Download 30th Punjabis (Men-at-Arms, Volume 31) by James Lawford PDF

By James Lawford

This e-book examines the uniforms, gear, historical past and association of the thirtieth Punjabis, from 1857 to their carrier in global conflict II. Uniforms are proven in complete illustrated detail.

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Extra resources for 30th Punjabis (Men-at-Arms, Volume 31)

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Although there were six trained mortar detachments available, it seemed of little value to have more mortars but fewer bombs. The few mules left over carried reserve small arms ammunition, entrenching tools and water. One mule was allotted to the doctor for his stores. For the first operation, the adjutant and his orderly carried a couple of bottles of rum in their basic pouches as a contribution to the Officers' Mess. By a singular coincidence both broke their bottles, ostensibly owing to falls, while marching along hill paths at night.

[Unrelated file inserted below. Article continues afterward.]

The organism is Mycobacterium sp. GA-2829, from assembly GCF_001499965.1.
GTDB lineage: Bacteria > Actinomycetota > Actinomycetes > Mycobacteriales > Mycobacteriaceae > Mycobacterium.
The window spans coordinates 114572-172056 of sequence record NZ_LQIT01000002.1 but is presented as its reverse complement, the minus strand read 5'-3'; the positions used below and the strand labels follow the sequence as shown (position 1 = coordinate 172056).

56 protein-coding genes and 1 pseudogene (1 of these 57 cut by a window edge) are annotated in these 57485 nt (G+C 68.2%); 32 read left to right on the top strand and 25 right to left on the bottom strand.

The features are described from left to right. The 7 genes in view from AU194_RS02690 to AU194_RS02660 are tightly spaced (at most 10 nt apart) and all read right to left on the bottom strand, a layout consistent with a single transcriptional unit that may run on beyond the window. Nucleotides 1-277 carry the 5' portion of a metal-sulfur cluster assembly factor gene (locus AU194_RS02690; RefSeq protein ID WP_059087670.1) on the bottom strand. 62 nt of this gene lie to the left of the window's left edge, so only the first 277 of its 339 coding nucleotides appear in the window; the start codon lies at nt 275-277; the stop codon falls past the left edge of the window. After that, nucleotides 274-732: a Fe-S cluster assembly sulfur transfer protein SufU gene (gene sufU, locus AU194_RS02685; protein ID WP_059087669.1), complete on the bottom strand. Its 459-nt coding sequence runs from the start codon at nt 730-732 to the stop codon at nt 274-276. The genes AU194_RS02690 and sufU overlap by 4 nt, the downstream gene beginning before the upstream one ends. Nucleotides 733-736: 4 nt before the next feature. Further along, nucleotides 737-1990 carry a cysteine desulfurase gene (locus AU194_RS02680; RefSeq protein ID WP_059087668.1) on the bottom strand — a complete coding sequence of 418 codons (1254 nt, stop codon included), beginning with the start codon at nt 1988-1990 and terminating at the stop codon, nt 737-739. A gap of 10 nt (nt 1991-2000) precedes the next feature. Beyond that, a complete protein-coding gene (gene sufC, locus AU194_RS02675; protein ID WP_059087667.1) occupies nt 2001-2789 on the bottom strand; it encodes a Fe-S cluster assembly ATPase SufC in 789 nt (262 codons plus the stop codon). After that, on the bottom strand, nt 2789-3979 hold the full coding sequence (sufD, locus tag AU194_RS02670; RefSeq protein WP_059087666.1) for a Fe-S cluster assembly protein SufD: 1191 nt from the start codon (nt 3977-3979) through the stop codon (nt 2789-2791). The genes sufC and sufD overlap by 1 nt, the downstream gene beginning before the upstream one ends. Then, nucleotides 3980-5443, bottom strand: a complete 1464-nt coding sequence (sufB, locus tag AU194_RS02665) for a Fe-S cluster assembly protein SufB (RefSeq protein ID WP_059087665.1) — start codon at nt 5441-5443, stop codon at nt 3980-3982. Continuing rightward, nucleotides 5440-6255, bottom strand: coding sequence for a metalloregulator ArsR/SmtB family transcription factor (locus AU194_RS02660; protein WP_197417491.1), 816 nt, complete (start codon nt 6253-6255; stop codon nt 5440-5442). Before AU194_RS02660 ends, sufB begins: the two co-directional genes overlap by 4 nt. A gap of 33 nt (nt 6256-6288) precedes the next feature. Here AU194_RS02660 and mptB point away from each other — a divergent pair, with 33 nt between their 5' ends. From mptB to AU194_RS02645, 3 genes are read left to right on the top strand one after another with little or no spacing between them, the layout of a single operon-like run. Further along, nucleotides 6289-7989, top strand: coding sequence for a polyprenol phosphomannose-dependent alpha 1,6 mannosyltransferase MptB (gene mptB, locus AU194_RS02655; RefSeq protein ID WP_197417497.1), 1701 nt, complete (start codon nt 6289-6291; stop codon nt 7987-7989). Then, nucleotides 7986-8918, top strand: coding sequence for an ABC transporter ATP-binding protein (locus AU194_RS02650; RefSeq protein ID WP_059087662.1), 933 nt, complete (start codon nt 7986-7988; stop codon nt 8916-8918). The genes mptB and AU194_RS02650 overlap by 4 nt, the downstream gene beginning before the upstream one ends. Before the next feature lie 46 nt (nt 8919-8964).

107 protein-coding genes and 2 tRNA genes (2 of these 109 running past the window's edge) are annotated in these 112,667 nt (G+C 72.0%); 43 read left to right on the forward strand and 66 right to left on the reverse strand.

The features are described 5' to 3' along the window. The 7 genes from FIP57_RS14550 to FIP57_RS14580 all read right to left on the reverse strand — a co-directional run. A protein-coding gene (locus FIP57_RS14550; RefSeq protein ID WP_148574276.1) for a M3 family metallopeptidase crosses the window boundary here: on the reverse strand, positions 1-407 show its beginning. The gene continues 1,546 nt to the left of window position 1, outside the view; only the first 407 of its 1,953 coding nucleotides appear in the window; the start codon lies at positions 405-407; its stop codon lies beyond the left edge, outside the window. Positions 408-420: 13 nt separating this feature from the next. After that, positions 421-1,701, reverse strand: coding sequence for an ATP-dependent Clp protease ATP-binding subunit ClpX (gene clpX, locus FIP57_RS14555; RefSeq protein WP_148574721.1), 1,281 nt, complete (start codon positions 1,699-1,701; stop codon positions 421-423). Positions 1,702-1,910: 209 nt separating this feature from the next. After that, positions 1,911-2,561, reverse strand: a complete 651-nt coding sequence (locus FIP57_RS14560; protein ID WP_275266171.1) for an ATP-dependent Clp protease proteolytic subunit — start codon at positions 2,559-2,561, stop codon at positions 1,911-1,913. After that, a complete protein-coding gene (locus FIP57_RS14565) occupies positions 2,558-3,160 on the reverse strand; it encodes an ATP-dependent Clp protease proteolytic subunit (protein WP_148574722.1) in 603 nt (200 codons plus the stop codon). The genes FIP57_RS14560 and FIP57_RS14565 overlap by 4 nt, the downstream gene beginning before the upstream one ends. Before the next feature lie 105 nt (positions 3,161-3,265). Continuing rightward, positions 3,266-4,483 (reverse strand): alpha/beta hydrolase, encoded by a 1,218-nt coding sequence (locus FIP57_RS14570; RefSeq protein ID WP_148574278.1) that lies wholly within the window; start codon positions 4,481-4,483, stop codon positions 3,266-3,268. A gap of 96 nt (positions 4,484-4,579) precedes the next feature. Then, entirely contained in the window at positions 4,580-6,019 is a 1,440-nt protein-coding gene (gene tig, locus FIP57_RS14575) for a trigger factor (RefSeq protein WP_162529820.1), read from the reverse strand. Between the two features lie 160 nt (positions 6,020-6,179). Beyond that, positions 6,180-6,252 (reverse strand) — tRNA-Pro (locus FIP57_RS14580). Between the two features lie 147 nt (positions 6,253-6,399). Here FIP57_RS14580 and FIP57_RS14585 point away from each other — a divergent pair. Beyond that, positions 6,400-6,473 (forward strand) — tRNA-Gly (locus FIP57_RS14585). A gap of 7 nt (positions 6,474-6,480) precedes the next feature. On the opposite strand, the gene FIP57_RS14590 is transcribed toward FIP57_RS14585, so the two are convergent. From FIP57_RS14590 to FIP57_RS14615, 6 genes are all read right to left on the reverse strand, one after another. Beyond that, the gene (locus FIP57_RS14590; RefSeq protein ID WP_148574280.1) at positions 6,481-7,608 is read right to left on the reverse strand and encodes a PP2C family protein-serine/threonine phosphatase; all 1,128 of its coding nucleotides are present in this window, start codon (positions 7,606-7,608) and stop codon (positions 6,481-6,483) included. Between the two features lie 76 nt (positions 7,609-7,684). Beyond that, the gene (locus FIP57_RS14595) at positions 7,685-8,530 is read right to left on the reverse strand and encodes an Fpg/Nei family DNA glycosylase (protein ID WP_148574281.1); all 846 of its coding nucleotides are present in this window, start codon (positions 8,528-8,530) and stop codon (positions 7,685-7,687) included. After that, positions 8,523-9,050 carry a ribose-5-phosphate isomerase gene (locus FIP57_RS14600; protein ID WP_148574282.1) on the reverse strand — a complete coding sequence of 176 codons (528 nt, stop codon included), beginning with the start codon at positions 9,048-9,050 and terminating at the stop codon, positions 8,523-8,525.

Until this time Indian King's Commissioned Officers could go only to a few selected regiments; one of the main problems in raising new regiments was that of providing British officers who knew something of military matters, could speak Urdu and had some knowledge of India. The problem was solved by a stroke of the pen. All regiments were opened to Indian officers, and henceforward the term 'British officer' was often widened to include Indian officers serving with the King's Commission. The first Indian officer to join the 1st/16th, Lieutenant Pritam Singh, arrived in 1941.

It was a ten-mile carry over rough hill-tracks to roadhead; a badly wounded man had little hope. Then the mules came, were loaded up and were gone. The grey clouds hung around the mountain face and masked the Battalion as it quietly filtered away. m. Ben Nevis was clear. Not a shot had been fired. Except for 'A' Company remaining on Knoll to cover the withdrawal, the remainder of the Battalion marched back to the gun lines in the Sengmai Turel. T h a t night the gunners, whose unstinting assistance had contributed so much to the successful defence, insisted on taking over the night guards to give the Battalion an uninterrupted sleep.

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